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During four decades from the 1880s until his death in 1917, Tom Lyons reigned as the dominant rancher in Grant County, both respected and feared. At its peak, the Lyons and Campbell Ranch in the northwest corner of the county stretched across a range – including leased government land – of 1.5 million acres, 40 miles from east to west and 60 miles from north to south. At the turn of the 20th century, the Silver City Enterprise declared that Grant County owed its prosperity more to Lyons than to anybody else.
In his lifetime, and ever since, rumors abounded that Lyons occasionally had his ranching rivals killed. None of these supposed murders ever led to a legal proceeding, and the known evidence for them (such as in Ross Calvin’s book “River of the Sun,” published in 1946) was sketchy and unspecific.
For almost 70 years now, compelling evidence of Lyons’s crimes has remained largely unexamined in transcripts of the hundreds of tape-recorded oral history interviews that Lou Blachly conducted here in the 1950s with old-timers whose memories went back to the late 1800s. These transcripts have been available for decades at the Silver City Public Library and at the libraries of the University of New Mexico in Albuquerque and the University of Arizona in Tucson.
The transcripts fill many thousands of pages, offering unvarnished, first-hand testimony on numerous aspects of our local past.
The following accounts and quotations are drawn from the Blachly transcripts, catalogued as the Pioneers Foundation Oral History Collection.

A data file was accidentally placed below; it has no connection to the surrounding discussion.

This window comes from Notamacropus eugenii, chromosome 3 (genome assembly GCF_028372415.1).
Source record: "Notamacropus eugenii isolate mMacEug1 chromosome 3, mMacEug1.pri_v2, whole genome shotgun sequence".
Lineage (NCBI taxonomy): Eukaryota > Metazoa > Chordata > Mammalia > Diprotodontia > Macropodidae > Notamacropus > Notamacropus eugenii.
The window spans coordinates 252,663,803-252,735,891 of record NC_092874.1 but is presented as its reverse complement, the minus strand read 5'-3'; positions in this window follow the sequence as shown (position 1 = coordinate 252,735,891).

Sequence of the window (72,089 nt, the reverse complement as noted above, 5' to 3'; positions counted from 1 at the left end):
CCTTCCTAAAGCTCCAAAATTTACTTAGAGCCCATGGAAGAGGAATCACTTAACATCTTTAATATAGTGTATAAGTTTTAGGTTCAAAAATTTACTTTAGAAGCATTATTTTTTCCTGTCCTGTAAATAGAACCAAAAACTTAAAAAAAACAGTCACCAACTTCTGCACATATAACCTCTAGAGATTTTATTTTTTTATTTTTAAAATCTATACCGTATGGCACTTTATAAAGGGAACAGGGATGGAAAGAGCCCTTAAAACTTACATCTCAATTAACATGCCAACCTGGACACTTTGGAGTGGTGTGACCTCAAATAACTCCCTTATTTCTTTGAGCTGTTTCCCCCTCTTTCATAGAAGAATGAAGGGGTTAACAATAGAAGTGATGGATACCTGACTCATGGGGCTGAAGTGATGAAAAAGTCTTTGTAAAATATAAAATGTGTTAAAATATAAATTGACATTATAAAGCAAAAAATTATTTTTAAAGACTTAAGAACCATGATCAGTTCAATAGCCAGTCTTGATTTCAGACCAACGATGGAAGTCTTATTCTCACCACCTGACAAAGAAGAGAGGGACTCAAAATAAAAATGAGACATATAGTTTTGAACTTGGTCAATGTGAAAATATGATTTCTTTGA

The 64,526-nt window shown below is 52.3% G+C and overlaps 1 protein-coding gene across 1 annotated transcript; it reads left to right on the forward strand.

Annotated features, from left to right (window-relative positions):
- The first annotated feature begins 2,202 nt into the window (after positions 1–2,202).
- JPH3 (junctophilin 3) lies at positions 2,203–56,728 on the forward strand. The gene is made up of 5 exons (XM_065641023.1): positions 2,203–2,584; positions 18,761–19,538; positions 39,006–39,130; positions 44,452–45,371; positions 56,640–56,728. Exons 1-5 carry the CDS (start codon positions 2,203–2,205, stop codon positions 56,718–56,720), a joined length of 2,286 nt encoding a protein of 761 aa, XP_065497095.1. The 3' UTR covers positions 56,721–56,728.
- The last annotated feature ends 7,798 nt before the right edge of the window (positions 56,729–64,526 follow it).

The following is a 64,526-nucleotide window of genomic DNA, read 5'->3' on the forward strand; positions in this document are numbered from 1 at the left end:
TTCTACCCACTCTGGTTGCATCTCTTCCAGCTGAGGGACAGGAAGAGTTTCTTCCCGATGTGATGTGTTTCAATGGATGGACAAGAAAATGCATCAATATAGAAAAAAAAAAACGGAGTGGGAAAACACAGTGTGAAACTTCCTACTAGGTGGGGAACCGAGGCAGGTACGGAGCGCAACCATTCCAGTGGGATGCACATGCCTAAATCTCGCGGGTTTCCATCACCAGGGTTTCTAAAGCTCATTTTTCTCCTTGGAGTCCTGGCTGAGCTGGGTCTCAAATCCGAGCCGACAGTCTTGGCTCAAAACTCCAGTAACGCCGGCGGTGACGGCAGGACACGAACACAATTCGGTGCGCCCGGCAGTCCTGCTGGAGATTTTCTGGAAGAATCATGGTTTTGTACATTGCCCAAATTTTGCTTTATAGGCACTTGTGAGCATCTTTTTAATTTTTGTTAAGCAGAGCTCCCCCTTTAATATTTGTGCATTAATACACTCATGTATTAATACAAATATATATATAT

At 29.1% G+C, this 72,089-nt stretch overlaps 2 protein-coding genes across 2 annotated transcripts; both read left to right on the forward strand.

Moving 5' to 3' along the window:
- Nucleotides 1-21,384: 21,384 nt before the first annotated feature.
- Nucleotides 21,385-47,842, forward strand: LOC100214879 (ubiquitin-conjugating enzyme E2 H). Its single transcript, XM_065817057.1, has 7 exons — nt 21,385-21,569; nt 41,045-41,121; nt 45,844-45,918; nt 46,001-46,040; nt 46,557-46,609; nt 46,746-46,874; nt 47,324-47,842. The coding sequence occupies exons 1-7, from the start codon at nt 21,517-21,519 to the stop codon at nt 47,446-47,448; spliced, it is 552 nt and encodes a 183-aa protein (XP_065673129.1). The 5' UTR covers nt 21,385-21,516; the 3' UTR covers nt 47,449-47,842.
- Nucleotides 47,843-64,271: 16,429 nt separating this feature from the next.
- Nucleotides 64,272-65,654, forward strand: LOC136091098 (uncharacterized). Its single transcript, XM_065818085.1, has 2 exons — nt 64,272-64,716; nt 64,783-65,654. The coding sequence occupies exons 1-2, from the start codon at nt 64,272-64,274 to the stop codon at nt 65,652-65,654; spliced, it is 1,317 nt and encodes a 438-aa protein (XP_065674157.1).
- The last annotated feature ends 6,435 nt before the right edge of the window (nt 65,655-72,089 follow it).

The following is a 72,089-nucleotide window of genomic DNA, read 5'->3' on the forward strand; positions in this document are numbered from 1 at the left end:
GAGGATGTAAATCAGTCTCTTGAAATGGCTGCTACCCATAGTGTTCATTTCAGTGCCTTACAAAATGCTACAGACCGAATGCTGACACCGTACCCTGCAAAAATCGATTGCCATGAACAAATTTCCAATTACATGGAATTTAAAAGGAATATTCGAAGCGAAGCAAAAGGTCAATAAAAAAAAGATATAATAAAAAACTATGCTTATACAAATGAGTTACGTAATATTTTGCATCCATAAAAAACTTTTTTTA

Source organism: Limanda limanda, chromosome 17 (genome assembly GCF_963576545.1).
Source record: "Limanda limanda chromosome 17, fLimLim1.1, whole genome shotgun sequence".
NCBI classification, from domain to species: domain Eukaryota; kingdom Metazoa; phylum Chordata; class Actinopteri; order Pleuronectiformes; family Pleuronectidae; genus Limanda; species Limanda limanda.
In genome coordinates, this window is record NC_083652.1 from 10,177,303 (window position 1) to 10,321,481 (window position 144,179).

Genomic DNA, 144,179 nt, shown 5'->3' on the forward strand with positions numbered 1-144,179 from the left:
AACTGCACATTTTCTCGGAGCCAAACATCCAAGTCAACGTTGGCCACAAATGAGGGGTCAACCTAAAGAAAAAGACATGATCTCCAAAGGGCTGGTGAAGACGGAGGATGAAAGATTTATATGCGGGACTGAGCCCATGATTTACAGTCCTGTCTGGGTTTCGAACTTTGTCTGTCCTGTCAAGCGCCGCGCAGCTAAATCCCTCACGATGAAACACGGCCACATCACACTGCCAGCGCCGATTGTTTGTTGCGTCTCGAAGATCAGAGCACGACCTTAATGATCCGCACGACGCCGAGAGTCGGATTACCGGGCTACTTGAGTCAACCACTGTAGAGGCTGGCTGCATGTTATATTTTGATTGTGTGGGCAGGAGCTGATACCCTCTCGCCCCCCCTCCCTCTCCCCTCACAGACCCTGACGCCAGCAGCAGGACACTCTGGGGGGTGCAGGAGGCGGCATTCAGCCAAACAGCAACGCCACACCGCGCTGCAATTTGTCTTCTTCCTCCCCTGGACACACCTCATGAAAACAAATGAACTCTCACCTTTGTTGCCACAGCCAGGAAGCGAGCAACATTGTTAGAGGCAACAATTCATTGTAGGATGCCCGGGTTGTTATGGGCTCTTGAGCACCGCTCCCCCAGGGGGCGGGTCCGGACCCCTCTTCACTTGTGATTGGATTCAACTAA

The frontier era of 1870 to 1900 was, in general, a time of lawlessness and six-gun justice in Grant County and much of New Mexico.
“We had to make our own laws … because there was no law,” Marietta Wetherill recalled. “People did bad things in those days.” Later on, “There was some semblance of law, but I couldn’t see that it changed things very much.”
Henry Brock remembered Silver City as “the drinkingest town in the whole West … Everybody drank, the judges and the lawyers, businessmen.”
They gambled too. Respectable men often conducted their business at the Clubhouse Saloon. “There was nothin‘ unusual about havin‘ a dead man the next morning … You carried your gun in self-protection,” said Henry Stanley. “You might call it kinda wild now but we didn’t in those times … That’s just the way things went.”
Montague Stevens, an English college student, visited America in 1880. Enthralled by the Wild West, he settled into southwest New Mexico and led a remarkable life that included fighting Geronimo and his specialty – hunting grizzly bears. As a rancher he encountered Tom Lyons. “He was one of the bad men of the West … I knew him well,” Stevens recalled. Lyons often got into territorial disputes with smaller ranchers on the edges of his LC Ranch. “He hired killers to kill them … I knew the killers, some of them.”
These accusations by Stevens may have been sharpened by his own ranching rivalry with Lyons. Since Lyons had much larger resources, Stevens probably lost most of these showdowns.
“Tom was a mean man,” Stevens insisted. “Not only a thief and a murderer but he was mean as he could be.”
Agnes Meador Snider came to Grant County in 1879 from Sherman, Texas, 18 years old, and settled with her family at a ranch on the San Francisco River.
“There was no churches nor no schools nor no nothing when we went out there,” she said. “Those were pretty tough times.”
Her father worked for Lyons, and they became “pretty good friends” From this close, favorable perspective, she remembered Lyons as a generous fellow when he was in the right mood: “He was (a fine man) to anybody he liked, he’d do anything in the world for them.”
But even Agnes Snider emphasized Lyons’s bloody tendencies.